Manhattan is seeing a building boom, and supertalls, or skyscrapers over 1,000 feet tall, seem to be the new Starbucks. And they have just as many critics, with many decrying the new supertalls for their design, the long shadows they will cast, and their status as conspicuous signs of excessive wealth. No one person is behind the development rush, but Kenneth Lewis would be a good place to start. As managing partner at architecture firm Skidmore, Owings & Merrill, Lewis was the senior designer on the Time Warner Center's 750-foot-tall twin towers and project manager on the Western Hemisphere's tallest building, One World Trade Center. Lewis talked to City & State about some of the things architects have to consider when building super tall. - JC

Airplanes
Airplanes

The primary force dictating supertalls' heights isn't gravity, it's the FAA. Lewis said the agency has placed a 2,000-foot cap on buildings in Manhattan due to its proximity to nearby airports. That means any New Yorker who wants to reclaim the "world's tallest building" title and top Burj Khalifa's 2,722 feet will need to do some serious Washington lobbying. Lewis said preliminary plans had One World Trade reaching the 2,000-foot limit before the master plan settled on its current 1,776.

Wind
Wind

"Once you get above 1,000 feet, wind becomes the critical factor for structure," Lewis said. One reason why: "It makes the building bend. When it bends, it has to come back." He said the human body is more sensitive to this movement when it is lying down, so office buildings and residential buildings are made with subtle differences in structure, with offices "tending to be a little looser, a little more movement to them that's allowable than a residential building."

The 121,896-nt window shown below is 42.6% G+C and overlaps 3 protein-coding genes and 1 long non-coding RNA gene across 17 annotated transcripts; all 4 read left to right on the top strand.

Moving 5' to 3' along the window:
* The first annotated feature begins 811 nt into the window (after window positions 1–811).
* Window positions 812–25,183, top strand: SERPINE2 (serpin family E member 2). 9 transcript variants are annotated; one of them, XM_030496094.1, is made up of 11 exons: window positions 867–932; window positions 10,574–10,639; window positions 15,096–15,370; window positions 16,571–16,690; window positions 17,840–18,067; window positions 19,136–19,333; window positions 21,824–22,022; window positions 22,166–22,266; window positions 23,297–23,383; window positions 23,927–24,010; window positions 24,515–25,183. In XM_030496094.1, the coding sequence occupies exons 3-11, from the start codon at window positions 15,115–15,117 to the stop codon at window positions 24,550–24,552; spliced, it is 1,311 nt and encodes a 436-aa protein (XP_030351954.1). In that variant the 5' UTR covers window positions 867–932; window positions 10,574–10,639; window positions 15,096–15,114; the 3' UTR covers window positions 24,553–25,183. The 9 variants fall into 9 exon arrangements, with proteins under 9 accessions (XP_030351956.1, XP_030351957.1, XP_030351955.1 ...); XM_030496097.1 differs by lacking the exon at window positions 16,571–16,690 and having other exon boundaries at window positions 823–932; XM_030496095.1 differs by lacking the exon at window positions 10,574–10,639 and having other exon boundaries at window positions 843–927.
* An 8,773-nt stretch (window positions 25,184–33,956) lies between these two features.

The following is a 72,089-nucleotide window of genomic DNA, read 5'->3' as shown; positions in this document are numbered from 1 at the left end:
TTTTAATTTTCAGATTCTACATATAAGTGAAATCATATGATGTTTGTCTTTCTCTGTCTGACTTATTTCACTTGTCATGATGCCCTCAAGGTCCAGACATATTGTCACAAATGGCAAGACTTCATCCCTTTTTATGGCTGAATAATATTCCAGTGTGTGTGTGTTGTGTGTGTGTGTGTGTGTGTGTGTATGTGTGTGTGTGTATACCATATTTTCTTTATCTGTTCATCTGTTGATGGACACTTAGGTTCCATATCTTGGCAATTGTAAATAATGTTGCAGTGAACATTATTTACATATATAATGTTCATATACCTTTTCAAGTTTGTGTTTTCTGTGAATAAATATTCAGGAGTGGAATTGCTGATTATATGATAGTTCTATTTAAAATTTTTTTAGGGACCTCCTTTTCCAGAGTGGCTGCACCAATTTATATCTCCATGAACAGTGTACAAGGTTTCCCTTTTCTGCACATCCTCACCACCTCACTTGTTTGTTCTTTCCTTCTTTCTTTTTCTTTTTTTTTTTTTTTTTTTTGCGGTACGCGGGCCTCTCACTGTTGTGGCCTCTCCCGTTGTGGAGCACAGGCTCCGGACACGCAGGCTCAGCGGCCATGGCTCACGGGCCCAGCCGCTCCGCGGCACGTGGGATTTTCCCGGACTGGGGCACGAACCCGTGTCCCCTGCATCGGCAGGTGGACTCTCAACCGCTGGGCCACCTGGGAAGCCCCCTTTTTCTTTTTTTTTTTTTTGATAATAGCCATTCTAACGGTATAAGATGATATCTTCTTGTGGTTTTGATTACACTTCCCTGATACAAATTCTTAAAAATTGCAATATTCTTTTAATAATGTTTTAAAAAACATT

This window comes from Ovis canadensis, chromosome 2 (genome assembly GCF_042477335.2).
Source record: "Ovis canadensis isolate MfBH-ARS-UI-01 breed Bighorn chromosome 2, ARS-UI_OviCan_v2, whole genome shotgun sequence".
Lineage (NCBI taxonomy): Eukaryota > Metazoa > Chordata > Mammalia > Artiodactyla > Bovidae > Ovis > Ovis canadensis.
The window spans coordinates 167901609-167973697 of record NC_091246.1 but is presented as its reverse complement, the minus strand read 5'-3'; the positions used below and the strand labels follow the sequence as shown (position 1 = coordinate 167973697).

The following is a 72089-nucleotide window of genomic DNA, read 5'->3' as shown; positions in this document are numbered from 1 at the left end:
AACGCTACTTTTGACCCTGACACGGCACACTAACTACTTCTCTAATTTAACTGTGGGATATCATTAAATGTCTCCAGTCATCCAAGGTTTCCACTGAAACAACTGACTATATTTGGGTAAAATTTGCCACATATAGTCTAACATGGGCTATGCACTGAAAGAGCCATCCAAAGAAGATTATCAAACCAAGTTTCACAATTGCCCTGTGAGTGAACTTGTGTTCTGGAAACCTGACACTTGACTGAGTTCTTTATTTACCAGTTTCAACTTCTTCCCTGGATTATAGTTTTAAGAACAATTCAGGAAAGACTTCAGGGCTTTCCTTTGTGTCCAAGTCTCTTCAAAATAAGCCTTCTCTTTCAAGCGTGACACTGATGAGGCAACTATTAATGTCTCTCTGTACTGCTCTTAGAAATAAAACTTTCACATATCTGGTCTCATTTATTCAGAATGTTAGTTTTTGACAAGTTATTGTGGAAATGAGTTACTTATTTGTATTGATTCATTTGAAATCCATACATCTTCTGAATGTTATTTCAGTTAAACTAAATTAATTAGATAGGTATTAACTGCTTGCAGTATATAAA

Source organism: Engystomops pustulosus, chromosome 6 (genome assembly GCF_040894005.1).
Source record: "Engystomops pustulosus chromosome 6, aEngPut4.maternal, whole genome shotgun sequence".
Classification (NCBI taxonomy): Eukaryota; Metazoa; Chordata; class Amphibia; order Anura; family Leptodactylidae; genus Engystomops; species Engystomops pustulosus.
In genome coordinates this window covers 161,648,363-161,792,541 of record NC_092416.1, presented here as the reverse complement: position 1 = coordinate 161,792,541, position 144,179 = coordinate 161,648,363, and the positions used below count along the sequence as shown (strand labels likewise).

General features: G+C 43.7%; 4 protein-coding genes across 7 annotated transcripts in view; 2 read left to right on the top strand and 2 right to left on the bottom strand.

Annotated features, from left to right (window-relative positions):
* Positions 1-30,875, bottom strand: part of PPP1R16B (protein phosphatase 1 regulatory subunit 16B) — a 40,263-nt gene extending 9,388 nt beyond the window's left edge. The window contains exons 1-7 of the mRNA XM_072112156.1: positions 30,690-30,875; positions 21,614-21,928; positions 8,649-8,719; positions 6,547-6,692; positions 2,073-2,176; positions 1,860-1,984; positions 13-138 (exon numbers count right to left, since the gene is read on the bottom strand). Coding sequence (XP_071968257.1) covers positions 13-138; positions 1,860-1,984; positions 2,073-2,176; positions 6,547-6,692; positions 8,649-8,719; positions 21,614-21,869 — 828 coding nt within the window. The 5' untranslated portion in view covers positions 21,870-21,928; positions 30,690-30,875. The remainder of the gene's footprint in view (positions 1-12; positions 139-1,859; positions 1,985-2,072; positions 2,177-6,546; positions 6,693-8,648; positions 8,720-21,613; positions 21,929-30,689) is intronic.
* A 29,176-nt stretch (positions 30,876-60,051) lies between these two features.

Money
Money

"These buildings start to lose their efficiencies after about 1,200 feet," Lewis said. Beyond that height, the amount of area in the floor plan that must be devoted to structure or mechanical operations, like elevator shafts, increases compared with the usable area. But just because they are inefficient does not mean they are losing money. "Views are driving value," Lewis said. "The higher you are in a building, the more money you can ask for it."

Geology
Geology

There's a persistent myth that the buildings are taller in Midtown and lower Manhattan because the bedrock there is stronger, or more accessible than in areas in between, like the Village. "It has nothing to do with that!" Lewis said. The clusters were determined by society, not geology, he said, with access to trade and markets driving development near Wall Street and access to the train lines driving it in Midtown. Lewis said Manhattan's bedrock is pretty much available at 20 feet below grade in Manhattan. Builders then drive about 10 to 15 feet into the rock to stabilize their construction.

Prestige
Prestige

With the three tallest completed buildings in the world in Asia, and Dubai having twice the number of supertalls than New York, some long for the days when the Empire State Building was the undisputed champion. But as Lewis sees it, Chinese society is urbanizing quickly – "massive cities need iconic buildings," and New York is no exception. But that doesn't mean the city's skyscraper era is over. "We're about to see another round of this over the next 10 years with the upzoning of Midtown East and the upzoning of Hudson Yards and Midtown West projects and the World Trade Center being completed in 2020. I just see this as the beginning of the next cycle."